Born: December 29, 1937
Died: March 30, 1990
Religion: Roman Catholic, Franciscan Sisters of Perpetual Adoration
Sister Thea Bowman was an esteemed educator, talented singer, gifted leader, powerful preacher, and a passionate bridge-builder across racial divides within the Christian community.
July 31st, 2012
Country: Germany Born: February 4, 1906 Died: April 9, 1945 Religion: Lutheran
Dietrich Bonhoeffer, German Lutheran pastor and theologian, was outspoken in opposition to the Nazi regime and its practice of genocide. He was arrested for crimes of sedition and executed at Flossenbürg concentration camp.
July 11th, 2012
I hate moving. I have moved seven times since I graduated from college. This August, we are moving again. I am vexed. Terribly vexed. I know that moving can be an adventure. I know that a change often does me good. But, to be perfectly honest, I am anxious. I didn’t realize just how anxious I was until a few weeks ago when our 4-year-old son (the oldest and the self-appointed spokesman/chieftain of the tribe of little ones that inhabit our house) stomped down the stairs into the living room with his arms folded across his chest and proclaimed with unadulterated sass that he is NOT moving to Ohio. This was followed by an emphatic “Hmmph!” as he threw his head to the side in an Oscar-worthy demonstration of defiant indignation.…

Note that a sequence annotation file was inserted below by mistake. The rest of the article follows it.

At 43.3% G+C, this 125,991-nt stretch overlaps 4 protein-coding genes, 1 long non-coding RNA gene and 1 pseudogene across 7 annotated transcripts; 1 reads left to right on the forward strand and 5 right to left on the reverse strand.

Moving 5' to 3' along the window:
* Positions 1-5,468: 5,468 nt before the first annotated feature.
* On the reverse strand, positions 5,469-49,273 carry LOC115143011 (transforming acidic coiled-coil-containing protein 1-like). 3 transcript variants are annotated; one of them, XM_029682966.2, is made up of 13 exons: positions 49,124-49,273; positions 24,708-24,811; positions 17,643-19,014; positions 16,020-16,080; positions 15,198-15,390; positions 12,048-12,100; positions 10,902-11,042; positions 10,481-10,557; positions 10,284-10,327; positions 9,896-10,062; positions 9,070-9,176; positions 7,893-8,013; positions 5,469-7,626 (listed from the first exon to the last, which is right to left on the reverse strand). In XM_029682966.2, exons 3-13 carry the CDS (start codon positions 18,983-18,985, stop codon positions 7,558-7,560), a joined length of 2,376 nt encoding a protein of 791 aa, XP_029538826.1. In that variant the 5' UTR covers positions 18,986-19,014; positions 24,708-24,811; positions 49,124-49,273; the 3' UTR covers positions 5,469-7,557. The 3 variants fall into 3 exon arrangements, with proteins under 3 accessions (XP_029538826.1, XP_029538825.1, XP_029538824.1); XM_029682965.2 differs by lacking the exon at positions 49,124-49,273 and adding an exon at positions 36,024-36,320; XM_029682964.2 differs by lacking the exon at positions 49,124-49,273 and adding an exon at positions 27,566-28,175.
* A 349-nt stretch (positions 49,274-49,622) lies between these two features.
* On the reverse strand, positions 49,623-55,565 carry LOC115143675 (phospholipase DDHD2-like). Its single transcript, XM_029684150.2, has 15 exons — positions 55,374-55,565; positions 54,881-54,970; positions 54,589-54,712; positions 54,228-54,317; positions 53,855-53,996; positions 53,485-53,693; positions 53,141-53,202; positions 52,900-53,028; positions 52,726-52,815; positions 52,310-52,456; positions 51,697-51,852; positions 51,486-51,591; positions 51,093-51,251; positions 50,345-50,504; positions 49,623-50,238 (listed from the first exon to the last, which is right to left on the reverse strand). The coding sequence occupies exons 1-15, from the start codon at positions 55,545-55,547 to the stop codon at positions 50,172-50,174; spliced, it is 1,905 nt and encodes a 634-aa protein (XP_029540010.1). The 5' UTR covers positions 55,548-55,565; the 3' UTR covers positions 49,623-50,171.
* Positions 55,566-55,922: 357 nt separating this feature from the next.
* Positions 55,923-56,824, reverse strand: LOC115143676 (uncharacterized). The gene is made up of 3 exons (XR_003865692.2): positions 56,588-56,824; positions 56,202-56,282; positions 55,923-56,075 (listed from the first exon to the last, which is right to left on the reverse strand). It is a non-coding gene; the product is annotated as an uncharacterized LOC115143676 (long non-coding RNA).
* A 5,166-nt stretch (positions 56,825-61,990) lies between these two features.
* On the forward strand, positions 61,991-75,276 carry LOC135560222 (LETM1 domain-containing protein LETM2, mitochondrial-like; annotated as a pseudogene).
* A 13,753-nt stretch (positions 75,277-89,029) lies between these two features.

June 27th, 2012
The etching "Christ Preaching" by Rembrant (The Hundred Guilder Print). (CNS photo/Philadelphia Museum of Art) Jesus came to Nazareth, where he had grown up, and went according to his custom into the synagogue on the Sabbath day. He stood up to read and was handed a scroll of the prophet Isaiah. He unrolled the scroll and found the passage where it was written: “The Spirit of the Lord is upon me, because he has anointed me to bring glad tidings to the poor. He has sent me to proclaim liberty to captives and recovery of sight to the blind, to let the oppressed go free, and to proclaim a year acceptable to the Lord.” Rolling up the scroll, he handed it back to the attendant and sat down, and the eyes of all in the
May 30th, 2012